Tony Juniper, a British environmentalist and former Director of Friends of The Earth, has traveled the globe to research his book on the relationship between the economy and nature. What Has Nature Ever Done For Us: How money Really Does Grow On Trees is his report on the link between current environmental issues and the economic costs of not addressing their connection.
Juniper basic thesis is that recognizing the relationship between nature and the economy can provide humankind with the tools to address climate change, use of resources, pollution and the rest of the ills of our planet earth. First he details the estimated cost of environmental destruction and loss of species, and then shows that proper accounting for the real costs, the externalities, will begin to slow the dangerous trends of our present accounting methods which treat nature as a “free” resource.
In reading the book one gets overwhelmed with the bad news of environmental destruction and pollution and only at the end does Juniper talk about “green accounting” which provides a way to put a real dollar figure on the cost of goods and services and gives some cause for hope!
Juniper starts each chapter with a set of statistics, the kind of numbers we find hard to comprehend because they are so large and are the type of number that makes us wonder about how they are derived. Nevertheless, they are the best estimates of the present condition of the earth. For example:”70 billion Euros-annual cost of nitrogen pollution in Europe” or “$6.6 billion-Annual Global Environmental Damage Caused by Human Activities”. What does one do with these numbers?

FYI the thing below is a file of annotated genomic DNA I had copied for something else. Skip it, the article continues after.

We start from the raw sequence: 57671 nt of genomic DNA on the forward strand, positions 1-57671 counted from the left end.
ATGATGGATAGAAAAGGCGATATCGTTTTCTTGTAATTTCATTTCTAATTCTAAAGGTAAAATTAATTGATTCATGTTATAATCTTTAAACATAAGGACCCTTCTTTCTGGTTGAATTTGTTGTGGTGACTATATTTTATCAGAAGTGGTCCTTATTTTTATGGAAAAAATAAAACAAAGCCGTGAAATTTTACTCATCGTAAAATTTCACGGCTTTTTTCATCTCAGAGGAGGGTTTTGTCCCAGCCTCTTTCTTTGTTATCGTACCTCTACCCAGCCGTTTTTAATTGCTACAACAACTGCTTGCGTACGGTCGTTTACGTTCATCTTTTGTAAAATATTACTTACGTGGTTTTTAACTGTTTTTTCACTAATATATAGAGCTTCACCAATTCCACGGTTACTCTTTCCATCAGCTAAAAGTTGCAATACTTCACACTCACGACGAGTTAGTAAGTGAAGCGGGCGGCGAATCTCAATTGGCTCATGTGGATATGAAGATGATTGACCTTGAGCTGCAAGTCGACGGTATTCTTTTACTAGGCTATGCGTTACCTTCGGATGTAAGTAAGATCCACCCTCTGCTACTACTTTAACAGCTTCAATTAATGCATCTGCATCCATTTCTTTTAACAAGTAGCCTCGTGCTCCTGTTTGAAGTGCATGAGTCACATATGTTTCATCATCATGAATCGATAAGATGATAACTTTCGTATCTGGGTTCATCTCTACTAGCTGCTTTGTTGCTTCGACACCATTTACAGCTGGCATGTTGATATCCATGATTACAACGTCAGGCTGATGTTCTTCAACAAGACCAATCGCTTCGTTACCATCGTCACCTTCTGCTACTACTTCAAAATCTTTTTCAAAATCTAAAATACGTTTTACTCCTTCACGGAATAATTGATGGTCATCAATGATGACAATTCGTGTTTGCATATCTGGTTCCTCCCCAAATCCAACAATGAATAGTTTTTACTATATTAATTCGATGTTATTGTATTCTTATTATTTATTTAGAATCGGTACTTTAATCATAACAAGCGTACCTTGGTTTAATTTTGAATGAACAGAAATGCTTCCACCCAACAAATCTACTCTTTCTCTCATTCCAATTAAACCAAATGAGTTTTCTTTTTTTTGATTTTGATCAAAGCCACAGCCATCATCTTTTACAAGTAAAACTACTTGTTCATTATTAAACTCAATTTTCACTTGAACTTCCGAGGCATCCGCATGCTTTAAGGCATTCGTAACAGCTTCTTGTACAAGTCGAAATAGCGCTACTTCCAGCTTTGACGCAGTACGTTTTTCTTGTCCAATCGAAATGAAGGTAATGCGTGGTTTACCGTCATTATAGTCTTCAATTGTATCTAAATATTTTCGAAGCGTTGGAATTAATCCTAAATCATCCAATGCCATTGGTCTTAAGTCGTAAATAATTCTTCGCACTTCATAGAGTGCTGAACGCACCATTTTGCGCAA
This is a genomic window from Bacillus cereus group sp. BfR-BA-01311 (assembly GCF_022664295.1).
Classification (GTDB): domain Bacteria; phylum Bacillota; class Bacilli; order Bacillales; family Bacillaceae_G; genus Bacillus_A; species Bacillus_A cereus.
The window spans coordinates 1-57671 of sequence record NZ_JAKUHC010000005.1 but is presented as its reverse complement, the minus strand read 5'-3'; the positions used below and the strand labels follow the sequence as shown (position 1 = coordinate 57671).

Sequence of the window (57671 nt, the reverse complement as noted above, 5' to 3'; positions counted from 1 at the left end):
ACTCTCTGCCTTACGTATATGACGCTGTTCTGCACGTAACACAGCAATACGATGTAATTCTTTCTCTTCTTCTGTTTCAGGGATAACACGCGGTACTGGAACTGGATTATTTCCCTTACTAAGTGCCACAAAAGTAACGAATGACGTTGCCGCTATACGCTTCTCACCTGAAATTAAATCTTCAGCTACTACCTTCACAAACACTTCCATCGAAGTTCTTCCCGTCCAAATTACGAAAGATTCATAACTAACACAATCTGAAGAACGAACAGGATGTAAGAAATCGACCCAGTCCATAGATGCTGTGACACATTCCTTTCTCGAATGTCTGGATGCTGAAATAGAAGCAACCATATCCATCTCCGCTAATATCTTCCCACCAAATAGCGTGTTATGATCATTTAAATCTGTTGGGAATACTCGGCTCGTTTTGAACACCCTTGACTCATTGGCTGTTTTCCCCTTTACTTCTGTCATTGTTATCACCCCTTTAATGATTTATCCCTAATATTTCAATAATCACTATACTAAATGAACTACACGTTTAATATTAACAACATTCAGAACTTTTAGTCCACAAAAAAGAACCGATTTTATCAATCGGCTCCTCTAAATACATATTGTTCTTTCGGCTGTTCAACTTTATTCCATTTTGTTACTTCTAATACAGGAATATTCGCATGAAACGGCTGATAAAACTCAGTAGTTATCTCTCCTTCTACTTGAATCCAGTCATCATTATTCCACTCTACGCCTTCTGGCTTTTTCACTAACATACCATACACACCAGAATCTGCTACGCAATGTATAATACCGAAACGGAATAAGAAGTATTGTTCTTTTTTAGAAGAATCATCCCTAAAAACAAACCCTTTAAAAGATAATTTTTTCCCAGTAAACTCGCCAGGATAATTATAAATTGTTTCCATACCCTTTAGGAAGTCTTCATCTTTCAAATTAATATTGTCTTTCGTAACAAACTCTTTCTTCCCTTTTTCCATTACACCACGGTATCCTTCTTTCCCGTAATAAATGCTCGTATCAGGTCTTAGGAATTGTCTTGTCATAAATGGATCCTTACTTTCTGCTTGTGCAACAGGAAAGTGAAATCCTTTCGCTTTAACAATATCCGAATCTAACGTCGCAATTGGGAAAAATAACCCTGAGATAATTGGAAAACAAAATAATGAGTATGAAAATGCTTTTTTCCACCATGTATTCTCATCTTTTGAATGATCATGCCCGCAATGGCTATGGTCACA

According to Juniper and progressive economists using “short term” analyses in accounting are the culprits especially with reference to nature as a source of capital which is being liquidated for free by most industries. Green Accounting includes the real costs of doing business.
Juniper concludes that we need a transition to a “bioeconomy”, a fusion between human economic development and nature. Fortunately there are more and more companies which understand that the choice between economic development and sustaining natural capital is a false one. Good business can do both simultaneously.
How to arrive at a common acceptance of these ideas is the question. And, surprisingly, Juniper looks to religion and advertising as the source of inspiration and education to find a solution to earth’s ills. No matter what one’s relationship with nature and the economy happens to be at present, reading this book should cause questions about how we can get out of the mess in which we presently find ourselves.